This Scarborough business gives families a taste of home through Lunar New Year snacks

The Tam family runs Wai Tack Kee, a manufacturing company that specializes in Lunar New Year snacks.

Wai Tack Kee has been making traditional Chinese snacks for 17 years

Joe Tam is the owner and chef behind Wai Tack Kee. (Samantha Lui/CBC)

Lunar New Year is often one of the busiest times for Asian communities.

But for Joe Tam and his family, the two months leading up to the big event includes non-stop work, seven days a week. 

Tam is a chef and owner of Wai Tack Kee, a Scarborough manufacturing business that specializes in Lunar New Year snacks. It's a family affair at the company. His wife Alice Tam helps with packaging, while his daughter Audrey Tam helps with customer service and social media. Two other part-timers help with everything else.

"Chinese New Year for us, it's a busy day," Joe Tam said in an interview Tuesday with CBC's Metro Morning

"But this season, we are busy [all the time]." 

One of Wai Tack Kee's specialities includes their lotus blossom cookies, which are only available during the Lunar New Year season. 

"For Chinese New Year, the tradition is to buy flowers the day before," said Audrey Tam.  

She says if the flowers open up on Lunar New Year, "it means the money is coming in, things are opening up. It's a new year. And it really means good fortune." 

Lotus blossom cookies are a specialty at Wai Tack Kee. They're made only during the Lunar New Year season. (Samantha Lui/CBC)

Making the lotus blossoms can be a tricky task, however. Once the cookies are fried in oil, they are quickly propped open with a cup to resemble a blooming flower. 

"Those flowers, you can't see it in other stores. It's hard to make it," Joe Tam said. 

"The hardest part ... with our blossoms is we open it up. That's the most labour-intensive part," Audrey Tam added.  

"Commonly, when you see this type of flower blossom cookie, they're not usually opened. But for Chinese New Year, we want to make sure we have large beautiful flowers so we do that extra step," she said.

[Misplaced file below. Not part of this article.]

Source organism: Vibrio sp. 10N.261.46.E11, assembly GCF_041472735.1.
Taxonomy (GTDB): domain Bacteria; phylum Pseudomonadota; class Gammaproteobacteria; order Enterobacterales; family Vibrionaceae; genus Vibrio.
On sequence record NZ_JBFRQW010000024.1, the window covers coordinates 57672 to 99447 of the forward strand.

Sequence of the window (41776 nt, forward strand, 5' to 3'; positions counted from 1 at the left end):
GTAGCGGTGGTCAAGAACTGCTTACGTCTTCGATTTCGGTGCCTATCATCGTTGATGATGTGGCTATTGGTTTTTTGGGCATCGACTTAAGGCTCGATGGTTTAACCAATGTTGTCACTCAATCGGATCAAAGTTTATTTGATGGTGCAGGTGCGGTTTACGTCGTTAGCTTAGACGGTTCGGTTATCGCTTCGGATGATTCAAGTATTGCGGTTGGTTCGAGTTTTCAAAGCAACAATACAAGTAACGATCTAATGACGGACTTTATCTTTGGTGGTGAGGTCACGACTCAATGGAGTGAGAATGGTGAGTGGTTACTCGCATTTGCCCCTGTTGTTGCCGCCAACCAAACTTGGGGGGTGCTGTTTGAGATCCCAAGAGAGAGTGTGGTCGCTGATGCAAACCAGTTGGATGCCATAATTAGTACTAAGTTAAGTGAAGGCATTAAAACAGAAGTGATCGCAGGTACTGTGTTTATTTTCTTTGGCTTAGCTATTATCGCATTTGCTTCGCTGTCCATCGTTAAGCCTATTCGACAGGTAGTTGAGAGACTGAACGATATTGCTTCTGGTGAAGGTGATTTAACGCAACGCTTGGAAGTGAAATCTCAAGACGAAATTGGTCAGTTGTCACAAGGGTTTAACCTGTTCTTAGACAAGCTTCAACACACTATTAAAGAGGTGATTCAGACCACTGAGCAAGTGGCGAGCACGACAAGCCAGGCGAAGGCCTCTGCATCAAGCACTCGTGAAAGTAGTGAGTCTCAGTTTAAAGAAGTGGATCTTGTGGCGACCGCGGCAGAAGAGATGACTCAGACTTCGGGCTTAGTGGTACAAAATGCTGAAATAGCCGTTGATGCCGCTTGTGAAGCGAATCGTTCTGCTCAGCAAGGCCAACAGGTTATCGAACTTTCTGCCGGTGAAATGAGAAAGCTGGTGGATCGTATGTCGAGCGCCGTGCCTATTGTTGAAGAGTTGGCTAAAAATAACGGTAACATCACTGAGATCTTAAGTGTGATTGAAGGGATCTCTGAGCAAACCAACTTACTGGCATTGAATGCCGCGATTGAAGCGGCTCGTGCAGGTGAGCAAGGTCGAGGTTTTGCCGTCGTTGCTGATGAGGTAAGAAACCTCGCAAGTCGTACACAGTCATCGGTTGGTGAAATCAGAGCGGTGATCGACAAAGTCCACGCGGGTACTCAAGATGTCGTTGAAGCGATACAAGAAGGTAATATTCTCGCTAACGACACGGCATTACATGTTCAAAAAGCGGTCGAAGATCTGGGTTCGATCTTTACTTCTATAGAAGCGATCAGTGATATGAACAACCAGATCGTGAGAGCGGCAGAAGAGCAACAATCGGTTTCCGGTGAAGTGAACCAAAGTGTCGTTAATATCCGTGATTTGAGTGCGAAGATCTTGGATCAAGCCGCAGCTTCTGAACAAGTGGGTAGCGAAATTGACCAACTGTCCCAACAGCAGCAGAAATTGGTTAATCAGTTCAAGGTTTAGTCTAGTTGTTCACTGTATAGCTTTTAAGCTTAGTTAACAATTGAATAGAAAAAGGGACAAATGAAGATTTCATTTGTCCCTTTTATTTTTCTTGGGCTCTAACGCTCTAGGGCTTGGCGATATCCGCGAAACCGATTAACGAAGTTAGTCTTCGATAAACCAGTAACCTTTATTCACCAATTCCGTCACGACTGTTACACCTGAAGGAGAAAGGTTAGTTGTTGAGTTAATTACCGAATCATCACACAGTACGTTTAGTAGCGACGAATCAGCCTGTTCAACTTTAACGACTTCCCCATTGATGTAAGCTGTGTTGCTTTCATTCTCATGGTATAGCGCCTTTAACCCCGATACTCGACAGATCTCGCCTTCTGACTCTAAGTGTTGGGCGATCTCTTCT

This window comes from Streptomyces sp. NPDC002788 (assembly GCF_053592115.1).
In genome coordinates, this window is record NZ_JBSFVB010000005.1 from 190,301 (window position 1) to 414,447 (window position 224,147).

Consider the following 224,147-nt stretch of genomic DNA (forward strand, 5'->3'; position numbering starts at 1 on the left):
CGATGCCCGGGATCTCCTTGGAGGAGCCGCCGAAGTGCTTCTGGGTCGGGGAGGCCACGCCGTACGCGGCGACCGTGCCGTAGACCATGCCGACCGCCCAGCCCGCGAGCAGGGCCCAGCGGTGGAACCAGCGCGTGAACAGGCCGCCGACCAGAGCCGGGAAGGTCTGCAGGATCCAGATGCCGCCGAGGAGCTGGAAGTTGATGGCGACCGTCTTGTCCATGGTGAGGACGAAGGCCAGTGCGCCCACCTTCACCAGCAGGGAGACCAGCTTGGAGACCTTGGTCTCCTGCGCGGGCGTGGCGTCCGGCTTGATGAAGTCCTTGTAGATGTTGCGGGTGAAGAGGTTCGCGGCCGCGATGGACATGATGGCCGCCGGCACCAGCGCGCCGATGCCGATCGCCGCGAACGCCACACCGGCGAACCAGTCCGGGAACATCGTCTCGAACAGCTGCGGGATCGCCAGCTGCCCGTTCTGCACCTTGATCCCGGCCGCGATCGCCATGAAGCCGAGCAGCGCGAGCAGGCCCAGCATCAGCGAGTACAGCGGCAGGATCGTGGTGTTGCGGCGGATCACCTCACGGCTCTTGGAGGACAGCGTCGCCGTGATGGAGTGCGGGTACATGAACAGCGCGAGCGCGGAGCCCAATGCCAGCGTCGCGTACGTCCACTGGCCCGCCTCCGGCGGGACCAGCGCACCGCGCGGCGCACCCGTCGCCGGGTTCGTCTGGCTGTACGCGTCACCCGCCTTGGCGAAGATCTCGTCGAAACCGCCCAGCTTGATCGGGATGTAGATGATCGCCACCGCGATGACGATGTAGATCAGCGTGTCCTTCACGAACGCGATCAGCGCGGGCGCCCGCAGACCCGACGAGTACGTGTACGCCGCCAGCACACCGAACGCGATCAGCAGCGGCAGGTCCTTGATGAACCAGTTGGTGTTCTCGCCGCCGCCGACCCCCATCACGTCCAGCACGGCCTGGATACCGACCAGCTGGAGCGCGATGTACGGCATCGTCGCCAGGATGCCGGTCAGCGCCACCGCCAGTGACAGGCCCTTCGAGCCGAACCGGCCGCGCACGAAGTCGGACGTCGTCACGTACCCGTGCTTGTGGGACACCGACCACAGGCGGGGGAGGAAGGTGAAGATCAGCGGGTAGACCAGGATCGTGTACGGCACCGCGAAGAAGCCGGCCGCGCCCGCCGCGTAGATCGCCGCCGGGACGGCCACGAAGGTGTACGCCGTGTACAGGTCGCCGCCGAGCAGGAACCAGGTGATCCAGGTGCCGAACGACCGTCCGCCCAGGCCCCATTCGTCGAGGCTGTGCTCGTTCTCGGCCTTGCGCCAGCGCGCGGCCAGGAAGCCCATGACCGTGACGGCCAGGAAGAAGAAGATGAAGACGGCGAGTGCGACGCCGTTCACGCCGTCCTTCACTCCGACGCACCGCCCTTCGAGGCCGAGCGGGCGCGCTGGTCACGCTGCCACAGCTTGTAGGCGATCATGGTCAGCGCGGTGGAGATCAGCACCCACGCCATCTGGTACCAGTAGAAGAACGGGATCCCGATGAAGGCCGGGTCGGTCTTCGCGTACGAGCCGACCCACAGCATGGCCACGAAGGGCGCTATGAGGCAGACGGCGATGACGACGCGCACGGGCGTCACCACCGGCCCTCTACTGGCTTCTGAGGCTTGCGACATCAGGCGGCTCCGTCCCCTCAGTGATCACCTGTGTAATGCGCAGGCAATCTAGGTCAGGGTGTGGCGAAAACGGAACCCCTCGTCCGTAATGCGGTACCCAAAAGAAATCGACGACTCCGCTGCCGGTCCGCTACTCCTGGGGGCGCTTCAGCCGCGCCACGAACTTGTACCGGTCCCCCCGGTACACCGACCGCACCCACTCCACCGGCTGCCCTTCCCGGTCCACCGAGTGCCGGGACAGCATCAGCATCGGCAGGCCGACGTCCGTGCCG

Once the lotus blossom cookies are out of the fryer, they are propped open to resemble a flower. (Supplied by Audrey Tam)

17 years later, business still going strong

Joe Tam opened Wai Tack Kee 17 years ago, five years after he moved to Canada in 2000.

In Hong Kong, he owned a restaurant and a bakery. Coming to Toronto, he decided to work for himself as he was not familiar with the restaurant industry in the city. 

With the encouragement of his friends, he started specializing in traditional Chinese snacks because there was a need for them in the Greater Toronto Area. 

Wai Tack Kee's assorted Lunar New Year snacks include crispy taro balls, peanut dumplings, amber walnuts and tofu crisps. (Samantha Lui/CBC)

Wai Tack Kee is named after his mother and brother as both helped inspire the business. Tam's mother taught him the recipes he uses for his snacks today. His brother encouraged and supported him in opening the business. 

Now Tam's product line has grown to everything from amber walnuts to tofu crisps.

For Lunar New Year, Tam makes a deluxe platter that also includes crispy taro balls and peanut dumplings. The snacks are sold in local grocery stores, including T&T Supermarket. 

A taste of childhood 

Audrey Tam says she started working with her father during the pandemic when Wai Tack Kee saw a drop in sales. 

She now also manages the company's website and social media accounts to help connect with customers. 

"Just working with my parents, it's really exciting because during the time leading up to Lunar New Year, it's so busy. Just giving that extra support, it just really brings our family together," she said. 

Audrey Tam, right, now works with her father Joe, left, to help the company with social media and customer service. (Submitted by Audrey Tam)

Having spent a part of her childhood in Hong Kong, she says Lunar New Year is a particularly important time for her family. 

"It was always a time where we could gather with friends and family. Celebrating in terms of eating traditional Chinese snacks, exchanging gifts and red pockets." 

She says seeing her father making her favourite childhood snacks is exciting, because people in the community can now also enjoy them. 

"We do get a lot of customer feedback saying, 'Thank you for reminding me of a piece of home.' Or, 'All of your snacks are very nostalgic to me.' Or it reminds them of their grandma or parents," she said. 

"It really feels heartwarming when we hear things like that."